Violins of Hope brings Pittsburgh a rare opportunity to experience history
Photos via KDKA courtesy of Violins of Hope Pittsburgh.
A rare and significant collection of string instruments from the Holocaust can be seen in Pittsburgh now through Nov. 21 at an exhibit called “Violins of Hope.” The hope is that hundreds of young people will see it and learn from the lessons of the Holocaust and the hope these instruments represent.
The musical instruments bring to life the stories of those who played them during the Holocaust, honoring the six million Jews killed.
This touring exhibit of the violins, violas and cellos and their stories will be at Carnegie Mellon University’s Posner Center for seven weeks, and it’s free to visit. The organizers have reserved the morning hours for school groups to visit the exhibit, with dozens scheduled to see it. In fact, they have put a special emphasis on comprehensive in-school programming for middle school and high school students. There are subsidies for transportation and admission for schools that need it.
“By delving into the historical themes of bigotry, racism and intolerance during the Holocaust and telling stories of perseverance through these times, students will uncover the power of the human spirit to overcome even the most daunting circumstances,” the Violins of Hope website explains.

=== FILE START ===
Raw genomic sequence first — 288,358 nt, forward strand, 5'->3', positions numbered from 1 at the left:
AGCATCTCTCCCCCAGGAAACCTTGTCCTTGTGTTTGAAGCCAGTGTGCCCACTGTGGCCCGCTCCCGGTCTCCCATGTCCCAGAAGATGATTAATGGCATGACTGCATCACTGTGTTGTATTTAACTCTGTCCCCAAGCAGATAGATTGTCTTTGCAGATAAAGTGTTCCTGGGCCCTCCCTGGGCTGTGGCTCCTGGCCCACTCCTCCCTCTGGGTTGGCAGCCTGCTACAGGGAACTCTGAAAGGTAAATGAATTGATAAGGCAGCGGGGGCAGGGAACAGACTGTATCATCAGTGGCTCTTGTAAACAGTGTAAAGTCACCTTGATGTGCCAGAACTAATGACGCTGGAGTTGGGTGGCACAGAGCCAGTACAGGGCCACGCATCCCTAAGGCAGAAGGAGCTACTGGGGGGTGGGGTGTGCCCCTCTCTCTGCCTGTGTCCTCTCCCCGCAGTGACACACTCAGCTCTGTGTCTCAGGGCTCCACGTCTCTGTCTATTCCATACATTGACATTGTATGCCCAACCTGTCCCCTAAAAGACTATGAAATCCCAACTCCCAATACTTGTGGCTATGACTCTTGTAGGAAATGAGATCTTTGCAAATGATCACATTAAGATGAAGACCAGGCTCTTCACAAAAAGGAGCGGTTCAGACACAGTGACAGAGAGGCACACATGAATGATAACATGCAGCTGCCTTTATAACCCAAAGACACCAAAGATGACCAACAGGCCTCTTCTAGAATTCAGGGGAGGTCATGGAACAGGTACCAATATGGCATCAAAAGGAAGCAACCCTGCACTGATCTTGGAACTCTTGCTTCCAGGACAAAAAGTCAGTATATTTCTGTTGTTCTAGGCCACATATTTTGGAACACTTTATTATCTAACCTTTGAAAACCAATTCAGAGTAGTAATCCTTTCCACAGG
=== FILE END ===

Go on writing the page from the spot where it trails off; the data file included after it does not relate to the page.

In addition, there are more than 60 community events happening through November that are related to the exhibit.
One of those was at Duquesne University on Sunday, Oct. 8. Before the performance, students rehearsed using some of the instruments. The student musicians said it was emotional to hold a piece of history and to understand how music can inspire and heal.
One young woman got choked up when she said, “It’s crazy that people could even think of making joyful music in such a dark situation. So to hold something that came out of that and might have given someone a little more hope to survive, it’s just really fantastic.”
The tragedy at the “Tree of Life” synagogue in Squirrel Hill five years ago was the impetus for bringing the touring exhibit to Pittsburgh.
“We want people to learn. That’s what we’re really here for is to learn — learn from history, learn about the stories the violins tell and remember that hope is for all of us,” said Pat Siger, co-chair of Violins of Hope Pittsburgh, who helped bring the exhibit here. “A kinder, more tolerant community is what we’re working for.”
In addition, the symphony, ballet, opera, choirs and other arts organizations are performing works using the actual string instruments or inspired by the instruments. There are also lectures and discussions. For details and to reserve a timed ticket, visit www.violinsofhopepittsburgh.com.